Understanding resiliencies of healthy aging among HIV-positive and HIV-negative gay or bisexual men in the US
Posted in GUMC Stories
FEB 3, 2016–In 2016, nearly 35 years since the first diagnosed case of AIDS, more than half of all people living with HIV are older than age 50 – an incredibly important milestone, says Michael Plankey, PhD, associate professor of medicine and an infectious disease epidemiologist at Georgetown University Medical Center.
However, little is known about the factors that contribute to healthy aging among gay and bisexual men, who make up about two-thirds of those living with HIV. With a five-year, $2.1 million grant from the National Institute of Minority Health and Health Disparities (R01MD010680-01A1), Plankey is working with Ron Stall, PhD, professor and director of behavioral and community health sciences at the University of Pittsburgh Graduate School of Public Health, to identify those factors, or “resiliencies.”
“The resiliencies that help to keep men with HIV healthy and prevent HIV infection among uninfected men could be a combination of things, such as strong friendships, positive family ties, good coping skills, ease with who they are or other health and behavioral factors,” Plankey says. “Harnessing these strengths could be used to design robust positive interventions, rather than designs based on blaming victimization that we know have not worked.”
The research funding will allow Plankey and Stall to conduct a large longitudinal study among 1,600 gay or bisexual men aged 40 or older with and without HIV participating in the Multicenter AIDS Cohort Study (MACS). MACS started in 1983 and has, to date, included more than 7,000 men in four centers — Johns Hopkins, University of Pittsburgh, Northwestern and UCLA. Plankey is a senior co-investigator for the Baltimore-Washington site of MACS, in collaboration with Johns Hopkins University Bloomberg School of Public Health.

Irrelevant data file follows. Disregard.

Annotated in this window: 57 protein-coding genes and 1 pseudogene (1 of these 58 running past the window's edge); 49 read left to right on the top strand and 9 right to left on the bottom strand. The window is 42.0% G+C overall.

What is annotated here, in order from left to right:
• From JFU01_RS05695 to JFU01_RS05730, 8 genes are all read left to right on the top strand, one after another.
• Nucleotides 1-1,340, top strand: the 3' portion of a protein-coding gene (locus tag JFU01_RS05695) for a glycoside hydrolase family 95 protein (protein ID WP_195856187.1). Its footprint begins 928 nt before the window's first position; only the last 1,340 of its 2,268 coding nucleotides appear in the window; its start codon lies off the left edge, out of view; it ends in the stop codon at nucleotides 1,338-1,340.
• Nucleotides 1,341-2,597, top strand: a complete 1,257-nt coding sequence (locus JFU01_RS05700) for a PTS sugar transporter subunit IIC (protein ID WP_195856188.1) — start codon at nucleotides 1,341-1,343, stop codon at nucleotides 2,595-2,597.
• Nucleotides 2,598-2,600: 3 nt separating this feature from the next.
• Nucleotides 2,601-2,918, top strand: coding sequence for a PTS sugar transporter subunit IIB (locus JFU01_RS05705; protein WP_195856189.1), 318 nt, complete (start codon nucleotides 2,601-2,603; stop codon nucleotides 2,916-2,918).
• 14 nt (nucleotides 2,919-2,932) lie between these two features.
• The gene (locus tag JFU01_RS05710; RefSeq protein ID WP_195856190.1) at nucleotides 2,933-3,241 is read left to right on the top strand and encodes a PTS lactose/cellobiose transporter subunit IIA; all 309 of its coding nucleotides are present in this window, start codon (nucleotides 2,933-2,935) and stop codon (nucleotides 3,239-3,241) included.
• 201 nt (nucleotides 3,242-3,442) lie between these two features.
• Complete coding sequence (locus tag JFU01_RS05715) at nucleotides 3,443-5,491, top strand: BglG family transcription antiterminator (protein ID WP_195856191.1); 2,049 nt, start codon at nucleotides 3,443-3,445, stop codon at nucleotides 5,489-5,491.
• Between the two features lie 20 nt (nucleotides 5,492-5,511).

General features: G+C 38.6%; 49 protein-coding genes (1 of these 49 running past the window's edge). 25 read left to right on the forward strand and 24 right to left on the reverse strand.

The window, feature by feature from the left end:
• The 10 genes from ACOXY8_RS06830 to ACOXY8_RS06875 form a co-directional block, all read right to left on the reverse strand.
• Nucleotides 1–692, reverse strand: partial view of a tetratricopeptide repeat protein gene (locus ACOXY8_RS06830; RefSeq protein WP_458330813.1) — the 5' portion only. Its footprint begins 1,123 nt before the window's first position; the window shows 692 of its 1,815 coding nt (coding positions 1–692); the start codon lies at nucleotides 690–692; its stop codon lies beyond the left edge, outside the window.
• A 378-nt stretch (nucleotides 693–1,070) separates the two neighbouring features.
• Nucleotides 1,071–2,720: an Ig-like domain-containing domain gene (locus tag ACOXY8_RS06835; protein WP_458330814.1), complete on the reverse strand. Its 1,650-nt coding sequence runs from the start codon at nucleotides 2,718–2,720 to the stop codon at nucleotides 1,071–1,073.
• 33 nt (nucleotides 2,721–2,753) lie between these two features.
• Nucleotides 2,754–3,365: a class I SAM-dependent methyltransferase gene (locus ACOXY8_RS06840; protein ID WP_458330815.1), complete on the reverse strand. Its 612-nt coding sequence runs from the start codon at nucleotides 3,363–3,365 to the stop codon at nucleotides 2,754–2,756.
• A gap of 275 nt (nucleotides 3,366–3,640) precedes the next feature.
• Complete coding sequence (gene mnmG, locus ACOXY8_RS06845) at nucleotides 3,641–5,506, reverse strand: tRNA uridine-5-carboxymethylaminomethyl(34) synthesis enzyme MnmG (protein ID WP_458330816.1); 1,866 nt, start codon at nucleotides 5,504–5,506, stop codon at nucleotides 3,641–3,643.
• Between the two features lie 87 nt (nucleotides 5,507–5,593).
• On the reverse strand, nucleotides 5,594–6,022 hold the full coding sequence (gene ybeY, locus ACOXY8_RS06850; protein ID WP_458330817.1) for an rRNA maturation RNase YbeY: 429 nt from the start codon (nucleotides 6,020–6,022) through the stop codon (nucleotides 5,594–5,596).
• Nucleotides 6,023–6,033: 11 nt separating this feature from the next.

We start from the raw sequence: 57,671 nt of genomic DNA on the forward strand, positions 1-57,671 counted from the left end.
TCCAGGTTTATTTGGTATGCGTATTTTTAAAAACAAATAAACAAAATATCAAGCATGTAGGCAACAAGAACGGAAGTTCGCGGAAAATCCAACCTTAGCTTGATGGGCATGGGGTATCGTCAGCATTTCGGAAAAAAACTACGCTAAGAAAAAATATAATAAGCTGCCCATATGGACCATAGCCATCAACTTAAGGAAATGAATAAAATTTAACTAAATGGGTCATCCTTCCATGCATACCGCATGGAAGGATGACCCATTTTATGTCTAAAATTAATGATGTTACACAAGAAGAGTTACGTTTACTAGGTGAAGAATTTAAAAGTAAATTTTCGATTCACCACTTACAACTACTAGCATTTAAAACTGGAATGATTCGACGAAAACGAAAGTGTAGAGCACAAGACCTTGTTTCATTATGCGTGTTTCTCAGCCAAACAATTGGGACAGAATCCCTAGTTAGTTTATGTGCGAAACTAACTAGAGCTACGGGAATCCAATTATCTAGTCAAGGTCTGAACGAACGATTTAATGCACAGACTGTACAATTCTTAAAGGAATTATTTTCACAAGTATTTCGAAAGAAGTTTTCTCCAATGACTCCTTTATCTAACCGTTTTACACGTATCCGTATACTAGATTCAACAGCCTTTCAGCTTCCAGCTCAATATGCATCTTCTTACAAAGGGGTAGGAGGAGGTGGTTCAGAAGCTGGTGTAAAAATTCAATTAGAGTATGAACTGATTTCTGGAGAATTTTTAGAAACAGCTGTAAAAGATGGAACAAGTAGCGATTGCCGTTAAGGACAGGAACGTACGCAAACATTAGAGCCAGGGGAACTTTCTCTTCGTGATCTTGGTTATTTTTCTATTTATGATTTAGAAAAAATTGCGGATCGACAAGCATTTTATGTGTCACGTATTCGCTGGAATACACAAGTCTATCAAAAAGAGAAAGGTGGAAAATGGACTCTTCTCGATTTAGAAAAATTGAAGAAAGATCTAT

Study participants will return every six months over the next three years for physical examinations and to give blood specimens. They also complete a detailed interview and additional questionnaires to collect demographic, psychosocial, behavioral and medical history data, Plankey says.
“The average age of the men in MACS is 58. Most of these men were diagnosed with HIV in the early 1980s when there was much less acceptance of being gay. Many men internalized their ‘self loathing’ — called internalized homophobia — believing and thinking that being gay was pathologic,” Plankey says. “Such feelings, understandably, put gay and bisexual men at greater risk for HIV infection, depression, victimization, substance abuse and reduced access to healthcare, among other issues.”
In May 2013, Plankey was senior author on a study in AIDS and Behavior that found gay and bisexual men “who resolved internalized homophobia had significantly higher odds of positive health outcomes that those who did not.”
“There is much to know about resiliency and vulnerability before an effective intervention that can change health is implemented,” he says. “But it is easy to understand that accepting who you are — loving yourself — increases the chances of healthy behavior.”
“Which is more effective — negative, toxic messages or positive messages that reinforce your value as a human being who chooses to remain healthy?” Plankey asks.